A purpose of supplying a tertiary control signal representative of electric current flow through the solenoid coil is to endow circuit 100 with a feedback loop that serves to compensate for certain environmentally induced changes that could otherwise impair control accuracy. For example, the feedback loop automatically regulates the current flow through coil 46 such that the influence of changes in variables such as D.C. supply voltage, coil self-heating, and ambient temperature is essentially negated, thereby enabling the valve to operate to a desired position commanded by circuit 100 substantially free of such influences.
In the representative exemplary circuit of FIG. 4, microcontroller 113 is seen to receive various inputs representing diverse variables related to engine operation. By way of example, such inputs may comprises intake manifold vacuum, engine speed, and deviation of the combustion process in the engine from stoichiometric, as measured by an oxygen sensor in the engine exhaust. Microcontroller 113 may be programmed with suitable algorithms to evaluate whatever of any input variables are appropriate for development of proper primary and secondary control signals for processing by processor 108.
FIG. 4 shows by way of example that the sources for the primary and secondary control signals are self-contained within microcontroller 113. In such a configuration, the primary and secondary signals are generated as processor 108 executes certain algorithms that utilize those input variables that are appropriate for development of proper primary and secondary control signals. The primary and secondary control signals are then acted upon by certain other algorithms of processor 108 to ultimately create the electric control signal that operates valve 14'.
Various signal waveforms show in FIG. 4 portray an operating condition where an exemplary primary control signal appears as a pulse width modulated voltage waveform signal PR, and the secondary control signal SE is in a condition that is recognized by processor 108 so as to cause the output control signal supplied from the processor to driver circuit 26 to replicate the pulse width modulated primary control signal. This in turn causes a corresponding average D.C. electric current flow through the principal controlled conduction path of device 26B and hence through solenoid coil 46. The replicated signal has a frequency (200 hz in the example) chosen to be sufficiently high in relation to the frequency response of the combined solenoid and valve mechanism that the valve is incapable of tracking the pulse width modulated waveform. Consequently, once stiction has been overcome, the valve operates to a position that corresponds to the time averaged electric current flow in the solenoid coil. As the duty cycle of the replicated PWM waveform changes in accordance with change in the primary control signal, the time averaged D.C. electric current in the solenoid coil correspondingly changes, to in turn correspondingly change the position of the valve mechanism, and hence the valve pintle.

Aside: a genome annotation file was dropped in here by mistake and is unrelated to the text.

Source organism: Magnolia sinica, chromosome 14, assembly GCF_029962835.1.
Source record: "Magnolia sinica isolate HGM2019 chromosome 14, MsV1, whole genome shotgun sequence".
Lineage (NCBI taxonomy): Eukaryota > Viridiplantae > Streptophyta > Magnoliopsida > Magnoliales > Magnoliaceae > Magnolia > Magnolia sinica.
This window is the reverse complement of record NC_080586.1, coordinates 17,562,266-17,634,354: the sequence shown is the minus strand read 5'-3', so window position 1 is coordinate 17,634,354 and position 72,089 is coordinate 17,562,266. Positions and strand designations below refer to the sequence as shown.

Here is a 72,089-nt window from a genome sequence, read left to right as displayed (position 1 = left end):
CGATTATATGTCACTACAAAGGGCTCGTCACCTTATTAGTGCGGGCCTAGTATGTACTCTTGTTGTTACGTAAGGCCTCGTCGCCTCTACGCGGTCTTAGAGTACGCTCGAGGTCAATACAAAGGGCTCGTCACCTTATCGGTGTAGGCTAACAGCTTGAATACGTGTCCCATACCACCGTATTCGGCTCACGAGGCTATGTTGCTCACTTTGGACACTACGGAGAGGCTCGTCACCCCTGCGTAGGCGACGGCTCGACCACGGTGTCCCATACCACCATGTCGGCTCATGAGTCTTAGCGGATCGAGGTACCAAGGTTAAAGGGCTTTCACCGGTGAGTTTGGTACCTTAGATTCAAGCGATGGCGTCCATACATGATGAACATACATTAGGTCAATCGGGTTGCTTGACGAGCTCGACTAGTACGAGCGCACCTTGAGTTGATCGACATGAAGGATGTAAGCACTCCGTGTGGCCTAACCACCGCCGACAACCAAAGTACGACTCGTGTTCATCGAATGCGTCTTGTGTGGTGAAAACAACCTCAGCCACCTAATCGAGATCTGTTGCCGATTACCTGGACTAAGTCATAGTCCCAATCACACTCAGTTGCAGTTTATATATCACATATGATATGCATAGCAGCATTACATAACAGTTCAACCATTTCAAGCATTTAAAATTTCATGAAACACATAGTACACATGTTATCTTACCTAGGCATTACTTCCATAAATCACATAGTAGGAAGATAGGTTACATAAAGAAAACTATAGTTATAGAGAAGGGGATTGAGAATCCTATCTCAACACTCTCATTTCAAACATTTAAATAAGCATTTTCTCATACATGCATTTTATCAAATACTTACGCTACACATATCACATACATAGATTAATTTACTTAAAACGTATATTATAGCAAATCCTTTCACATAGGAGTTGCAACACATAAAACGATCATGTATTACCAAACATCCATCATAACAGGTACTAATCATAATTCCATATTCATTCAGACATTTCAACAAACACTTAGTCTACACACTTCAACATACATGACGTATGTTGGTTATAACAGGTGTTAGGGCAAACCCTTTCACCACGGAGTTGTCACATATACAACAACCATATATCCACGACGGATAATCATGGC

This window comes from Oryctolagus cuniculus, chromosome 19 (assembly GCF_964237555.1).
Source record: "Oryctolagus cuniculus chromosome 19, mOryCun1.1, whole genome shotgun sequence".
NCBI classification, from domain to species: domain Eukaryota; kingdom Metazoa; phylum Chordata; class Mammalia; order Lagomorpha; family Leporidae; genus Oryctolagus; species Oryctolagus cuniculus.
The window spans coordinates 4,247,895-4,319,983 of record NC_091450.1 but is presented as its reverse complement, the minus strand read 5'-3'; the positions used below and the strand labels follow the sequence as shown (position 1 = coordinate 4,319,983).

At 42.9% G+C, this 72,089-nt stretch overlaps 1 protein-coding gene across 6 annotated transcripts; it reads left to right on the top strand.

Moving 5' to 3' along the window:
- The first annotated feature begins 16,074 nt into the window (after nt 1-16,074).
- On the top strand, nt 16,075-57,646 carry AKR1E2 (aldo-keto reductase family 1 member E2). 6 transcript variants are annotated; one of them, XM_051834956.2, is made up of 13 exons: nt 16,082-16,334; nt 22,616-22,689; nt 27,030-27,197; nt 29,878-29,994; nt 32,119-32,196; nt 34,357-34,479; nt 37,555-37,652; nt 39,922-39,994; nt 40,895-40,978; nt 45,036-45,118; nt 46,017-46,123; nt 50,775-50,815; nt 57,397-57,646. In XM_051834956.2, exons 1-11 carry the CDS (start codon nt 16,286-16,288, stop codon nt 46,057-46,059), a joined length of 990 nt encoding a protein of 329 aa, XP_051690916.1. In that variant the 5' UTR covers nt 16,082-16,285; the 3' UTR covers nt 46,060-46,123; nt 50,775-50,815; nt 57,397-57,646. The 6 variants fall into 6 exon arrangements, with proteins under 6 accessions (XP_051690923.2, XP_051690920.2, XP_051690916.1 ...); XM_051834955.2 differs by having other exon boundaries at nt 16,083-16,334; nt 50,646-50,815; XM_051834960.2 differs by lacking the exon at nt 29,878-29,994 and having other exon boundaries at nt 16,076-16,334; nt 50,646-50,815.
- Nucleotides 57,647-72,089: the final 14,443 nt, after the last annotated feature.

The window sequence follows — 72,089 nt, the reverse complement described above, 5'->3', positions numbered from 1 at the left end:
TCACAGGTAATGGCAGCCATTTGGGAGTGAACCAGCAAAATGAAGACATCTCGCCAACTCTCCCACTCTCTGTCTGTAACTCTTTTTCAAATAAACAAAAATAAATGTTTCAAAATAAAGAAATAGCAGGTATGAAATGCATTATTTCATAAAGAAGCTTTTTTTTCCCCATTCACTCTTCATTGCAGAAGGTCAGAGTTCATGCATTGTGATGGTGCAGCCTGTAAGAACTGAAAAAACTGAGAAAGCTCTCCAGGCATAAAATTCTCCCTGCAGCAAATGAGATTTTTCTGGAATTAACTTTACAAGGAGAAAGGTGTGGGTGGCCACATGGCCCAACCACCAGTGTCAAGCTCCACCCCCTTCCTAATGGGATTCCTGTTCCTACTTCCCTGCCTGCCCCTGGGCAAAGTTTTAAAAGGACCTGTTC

FIG. 5 shows three representative graph plots of fluid flow rate through the valve vs. time-averaged D.C. current flow in the solenoid coil. Each graph plot corresponds to a different value of intake manifold vacuum as indicated in FIG. 5. All of the plots however have generally similar shapes. Each shows that a certain minimum current must flow in the solenoid coil before the valve begins to open. This span where the valve remains closed corresponds to the first span referred to above. FIG. 5 shows that about 100 milliamps of current flow is required to open the valve when intake manifold vacuum is 440 mm Hg, about 115 milliamps when intake manifold vacuum is 348 mm Hg, and about 140 milliamps when intake manifold vacuum is 254 mm Hg.